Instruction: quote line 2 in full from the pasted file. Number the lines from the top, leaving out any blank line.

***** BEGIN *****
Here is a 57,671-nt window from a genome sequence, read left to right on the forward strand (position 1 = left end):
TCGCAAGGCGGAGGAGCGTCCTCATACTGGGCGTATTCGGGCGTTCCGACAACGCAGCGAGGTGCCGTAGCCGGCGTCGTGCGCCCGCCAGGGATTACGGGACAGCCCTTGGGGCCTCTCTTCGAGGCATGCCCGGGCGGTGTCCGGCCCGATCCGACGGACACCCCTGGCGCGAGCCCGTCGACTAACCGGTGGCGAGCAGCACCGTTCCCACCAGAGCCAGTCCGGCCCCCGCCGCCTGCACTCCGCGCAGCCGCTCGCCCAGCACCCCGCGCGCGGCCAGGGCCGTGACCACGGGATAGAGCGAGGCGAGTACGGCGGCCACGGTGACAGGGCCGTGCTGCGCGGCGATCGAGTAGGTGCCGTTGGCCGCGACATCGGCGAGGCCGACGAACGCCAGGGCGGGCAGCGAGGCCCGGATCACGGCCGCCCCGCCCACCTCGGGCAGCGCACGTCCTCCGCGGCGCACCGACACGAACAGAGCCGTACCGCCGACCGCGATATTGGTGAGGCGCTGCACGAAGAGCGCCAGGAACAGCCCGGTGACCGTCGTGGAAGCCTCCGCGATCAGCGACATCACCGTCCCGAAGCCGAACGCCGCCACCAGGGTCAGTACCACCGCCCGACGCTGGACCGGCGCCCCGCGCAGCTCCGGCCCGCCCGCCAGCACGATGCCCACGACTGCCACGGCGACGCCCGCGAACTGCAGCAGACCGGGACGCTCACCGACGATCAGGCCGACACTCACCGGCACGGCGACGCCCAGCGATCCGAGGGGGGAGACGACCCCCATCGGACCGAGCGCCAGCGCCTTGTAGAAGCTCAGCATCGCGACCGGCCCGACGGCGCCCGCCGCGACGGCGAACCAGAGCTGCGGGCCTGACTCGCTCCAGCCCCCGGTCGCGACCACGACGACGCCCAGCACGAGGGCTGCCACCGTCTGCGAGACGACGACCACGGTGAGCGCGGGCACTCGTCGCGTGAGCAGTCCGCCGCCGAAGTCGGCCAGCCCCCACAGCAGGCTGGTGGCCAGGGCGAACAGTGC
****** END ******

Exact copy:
TCGCAAGGCGGAGGAGCGTCCTCATACTGGGCGTATTCGGGCGTTCCGACAACGCAGCGAGGTGCCGTAGCCGGCGTCGTGCGCCCGCCAGGGATTACGGGACAGCCCTTGGGGCCTCTCTTCGAGGCATGCCCGGGCGGTGTCCGGCCCGATCCGACGGACACCCCTGGCGCGAGCCCGTCGACTAACCGGTGGCGAGCAGCACCGTTCCCACCAGAGCCAGTCCGGCCCCCGCCGCCTGCACTCCGCGCAGCCGCTCGCCCAGCACCCCGCGCGCGGCCAGGGCCGTGACCACGGGATAGAGCGAGGCGAGTACGGCGGCCACGGTGACAGGGCCGTGCTGCGCGGCGATCGAGTAGGTGCCGTTGGCCGCGACATCGGCGAGGCCGACGAACGCCAGGGCGGGCAGCGAGGCCCGGATCACGGCCGCCCCGCCCACCTCGGGCAGCGCACGTCCTCCGCGGCGCACCGACACGAACAGAGCCGTACCGCCGACCGCGATATTGGTGAGGCGCTGCACGAAGAGCGCCAGGAACAGCCCGGTGACCGTCGTGGAAGCCTCCGCGATCAGCGACATCACCGTCCCGAAGCCGAACGCCGCCACCAGGGTCAGTACCACCGCCCGACGCTGGACCGGCGCCCCGCGCAGCTCCGGCCCGCCCGCCAGCACGATGCCCACGACTGCCACGGCGACGCCCGCGAACTGCAGCAGACCGGGACGCTCACCGACGATCAGGCCGACACTCACCGGCACGGCGACGCCCAGCGATCCGAGGGGGGAGACGACCCCCATCGGACCGAGCGCCAGCGCCTTGTAGAAGCTCAGCATCGCGACCGGCCCGACGGCGCCCGCCGCGACGGCGAACCAGAGCTGCGGGCCTGACTCGCTCCAGCCCCCGGTCGCGACCACGACGACGCCCAGCACGAGGGCTGCCACCGTCTGCGAGACGACGACCACGGTGAGCGCGGGCACTCGTCGCGTGAGCAGTCCGCCGCCGAAGTCGGCCAGCCCCCACAGCAGGCTGGTGGCCAGGGCGAACAGTGC